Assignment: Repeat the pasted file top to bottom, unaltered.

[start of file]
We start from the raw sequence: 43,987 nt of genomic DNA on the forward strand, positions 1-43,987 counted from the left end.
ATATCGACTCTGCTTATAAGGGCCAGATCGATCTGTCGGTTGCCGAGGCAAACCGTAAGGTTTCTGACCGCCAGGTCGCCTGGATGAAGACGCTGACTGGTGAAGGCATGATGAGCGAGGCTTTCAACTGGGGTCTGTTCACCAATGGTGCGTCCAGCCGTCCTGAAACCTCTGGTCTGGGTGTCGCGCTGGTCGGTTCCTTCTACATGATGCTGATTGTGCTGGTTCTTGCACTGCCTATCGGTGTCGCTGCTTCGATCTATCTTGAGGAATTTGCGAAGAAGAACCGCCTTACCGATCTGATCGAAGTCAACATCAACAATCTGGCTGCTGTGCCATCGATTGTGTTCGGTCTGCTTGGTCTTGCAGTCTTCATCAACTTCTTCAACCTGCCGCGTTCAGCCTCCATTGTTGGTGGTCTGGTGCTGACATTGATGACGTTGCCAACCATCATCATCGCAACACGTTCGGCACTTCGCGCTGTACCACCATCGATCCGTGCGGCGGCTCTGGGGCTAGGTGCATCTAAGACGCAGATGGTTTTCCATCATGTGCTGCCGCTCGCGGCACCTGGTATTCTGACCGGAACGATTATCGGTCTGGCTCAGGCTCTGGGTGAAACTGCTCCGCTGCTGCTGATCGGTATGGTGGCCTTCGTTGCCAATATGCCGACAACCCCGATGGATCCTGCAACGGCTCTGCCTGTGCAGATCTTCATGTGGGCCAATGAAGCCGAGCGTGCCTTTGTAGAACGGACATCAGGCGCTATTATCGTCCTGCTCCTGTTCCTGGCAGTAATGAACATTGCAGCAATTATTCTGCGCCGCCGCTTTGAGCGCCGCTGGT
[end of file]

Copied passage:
We start from the raw sequence: 43,987 nt of genomic DNA on the forward strand, positions 1-43,987 counted from the left end.
ATATCGACTCTGCTTATAAGGGCCAGATCGATCTGTCGGTTGCCGAGGCAAACCGTAAGGTTTCTGACCGCCAGGTCGCCTGGATGAAGACGCTGACTGGTGAAGGCATGATGAGCGAGGCTTTCAACTGGGGTCTGTTCACCAATGGTGCGTCCAGCCGTCCTGAAACCTCTGGTCTGGGTGTCGCGCTGGTCGGTTCCTTCTACATGATGCTGATTGTGCTGGTTCTTGCACTGCCTATCGGTGTCGCTGCTTCGATCTATCTTGAGGAATTTGCGAAGAAGAACCGCCTTACCGATCTGATCGAAGTCAACATCAACAATCTGGCTGCTGTGCCATCGATTGTGTTCGGTCTGCTTGGTCTTGCAGTCTTCATCAACTTCTTCAACCTGCCGCGTTCAGCCTCCATTGTTGGTGGTCTGGTGCTGACATTGATGACGTTGCCAACCATCATCATCGCAACACGTTCGGCACTTCGCGCTGTACCACCATCGATCCGTGCGGCGGCTCTGGGGCTAGGTGCATCTAAGACGCAGATGGTTTTCCATCATGTGCTGCCGCTCGCGGCACCTGGTATTCTGACCGGAACGATTATCGGTCTGGCTCAGGCTCTGGGTGAAACTGCTCCGCTGCTGCTGATCGGTATGGTGGCCTTCGTTGCCAATATGCCGACAACCCCGATGGATCCTGCAACGGCTCTGCCTGTGCAGATCTTCATGTGGGCCAATGAAGCCGAGCGTGCCTTTGTAGAACGGACATCAGGCGCTATTATCGTCCTGCTCCTGTTCCTGGCAGTAATGAACATTGCAGCAATTATTCTGCGCCGCCGCTTTGAGCGCCGCTGGT